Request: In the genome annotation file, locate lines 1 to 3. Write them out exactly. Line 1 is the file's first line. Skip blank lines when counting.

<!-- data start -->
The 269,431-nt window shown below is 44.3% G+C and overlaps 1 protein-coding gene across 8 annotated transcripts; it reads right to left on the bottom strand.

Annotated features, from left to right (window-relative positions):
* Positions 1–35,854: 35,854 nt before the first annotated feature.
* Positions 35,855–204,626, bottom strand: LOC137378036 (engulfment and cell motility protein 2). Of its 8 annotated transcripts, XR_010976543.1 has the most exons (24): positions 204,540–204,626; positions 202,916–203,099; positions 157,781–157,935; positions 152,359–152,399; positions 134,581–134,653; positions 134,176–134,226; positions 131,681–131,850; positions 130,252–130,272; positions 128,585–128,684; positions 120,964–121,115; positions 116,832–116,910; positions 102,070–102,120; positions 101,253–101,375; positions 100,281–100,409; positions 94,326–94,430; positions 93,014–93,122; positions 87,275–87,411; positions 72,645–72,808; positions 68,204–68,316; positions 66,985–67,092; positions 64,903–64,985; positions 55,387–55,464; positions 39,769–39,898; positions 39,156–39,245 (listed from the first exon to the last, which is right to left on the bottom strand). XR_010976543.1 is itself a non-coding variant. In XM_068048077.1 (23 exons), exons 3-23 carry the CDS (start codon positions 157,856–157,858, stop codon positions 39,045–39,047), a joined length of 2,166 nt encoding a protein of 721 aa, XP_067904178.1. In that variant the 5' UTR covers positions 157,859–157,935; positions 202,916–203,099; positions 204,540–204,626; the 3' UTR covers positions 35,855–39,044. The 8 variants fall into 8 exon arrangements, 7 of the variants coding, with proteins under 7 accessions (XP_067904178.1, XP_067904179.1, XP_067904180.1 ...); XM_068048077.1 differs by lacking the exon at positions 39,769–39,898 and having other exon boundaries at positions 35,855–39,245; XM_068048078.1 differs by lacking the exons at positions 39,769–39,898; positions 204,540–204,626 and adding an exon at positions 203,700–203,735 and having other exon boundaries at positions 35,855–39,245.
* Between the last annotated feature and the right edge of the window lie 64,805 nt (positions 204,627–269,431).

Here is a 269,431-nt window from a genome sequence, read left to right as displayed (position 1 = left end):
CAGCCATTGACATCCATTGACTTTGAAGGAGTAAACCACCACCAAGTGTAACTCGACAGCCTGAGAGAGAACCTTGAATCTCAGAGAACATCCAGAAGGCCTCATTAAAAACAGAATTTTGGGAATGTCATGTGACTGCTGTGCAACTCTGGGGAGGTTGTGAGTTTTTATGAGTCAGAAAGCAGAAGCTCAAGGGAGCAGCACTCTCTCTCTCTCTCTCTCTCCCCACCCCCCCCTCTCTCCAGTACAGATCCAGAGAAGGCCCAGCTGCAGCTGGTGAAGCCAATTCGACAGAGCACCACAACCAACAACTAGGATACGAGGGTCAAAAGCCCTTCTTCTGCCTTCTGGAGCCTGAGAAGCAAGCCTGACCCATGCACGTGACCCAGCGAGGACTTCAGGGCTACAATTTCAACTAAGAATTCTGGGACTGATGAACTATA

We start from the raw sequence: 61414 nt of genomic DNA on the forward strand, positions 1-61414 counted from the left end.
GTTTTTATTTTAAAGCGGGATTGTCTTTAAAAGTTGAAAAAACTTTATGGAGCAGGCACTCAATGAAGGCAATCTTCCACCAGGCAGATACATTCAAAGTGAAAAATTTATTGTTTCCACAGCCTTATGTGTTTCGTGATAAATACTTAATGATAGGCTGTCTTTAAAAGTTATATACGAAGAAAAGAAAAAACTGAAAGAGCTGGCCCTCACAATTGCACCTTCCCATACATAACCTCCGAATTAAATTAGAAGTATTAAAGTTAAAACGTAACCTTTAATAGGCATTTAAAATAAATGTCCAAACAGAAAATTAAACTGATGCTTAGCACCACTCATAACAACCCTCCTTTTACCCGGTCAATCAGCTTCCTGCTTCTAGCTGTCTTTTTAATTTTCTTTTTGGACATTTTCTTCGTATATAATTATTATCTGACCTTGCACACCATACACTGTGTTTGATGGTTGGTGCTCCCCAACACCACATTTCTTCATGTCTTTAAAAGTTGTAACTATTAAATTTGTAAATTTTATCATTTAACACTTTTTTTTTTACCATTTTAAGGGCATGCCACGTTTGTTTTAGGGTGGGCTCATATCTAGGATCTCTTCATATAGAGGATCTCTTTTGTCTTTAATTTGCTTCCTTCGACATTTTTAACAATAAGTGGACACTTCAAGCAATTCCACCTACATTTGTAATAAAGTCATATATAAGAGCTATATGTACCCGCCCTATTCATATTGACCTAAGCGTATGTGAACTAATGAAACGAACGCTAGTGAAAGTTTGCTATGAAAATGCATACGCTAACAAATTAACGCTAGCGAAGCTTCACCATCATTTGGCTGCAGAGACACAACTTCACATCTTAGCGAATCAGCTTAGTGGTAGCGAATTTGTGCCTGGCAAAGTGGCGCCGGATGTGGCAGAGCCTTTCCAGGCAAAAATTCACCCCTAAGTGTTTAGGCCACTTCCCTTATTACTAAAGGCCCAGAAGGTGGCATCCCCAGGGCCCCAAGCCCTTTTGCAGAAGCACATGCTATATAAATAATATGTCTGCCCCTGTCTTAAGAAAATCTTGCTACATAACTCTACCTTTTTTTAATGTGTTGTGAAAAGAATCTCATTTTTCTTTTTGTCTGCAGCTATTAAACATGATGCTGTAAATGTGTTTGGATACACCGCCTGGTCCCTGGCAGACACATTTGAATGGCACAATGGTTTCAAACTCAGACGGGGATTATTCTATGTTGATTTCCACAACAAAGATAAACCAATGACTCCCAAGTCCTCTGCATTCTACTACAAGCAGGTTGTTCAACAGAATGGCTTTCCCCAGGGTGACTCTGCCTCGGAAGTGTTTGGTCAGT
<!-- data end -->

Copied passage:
The 269,431-nt window shown below is 44.3% G+C and overlaps 1 protein-coding gene across 8 annotated transcripts; it reads right to left on the bottom strand.

Annotated features, from left to right (window-relative positions):
* Positions 1–35,854: 35,854 nt before the first annotated feature.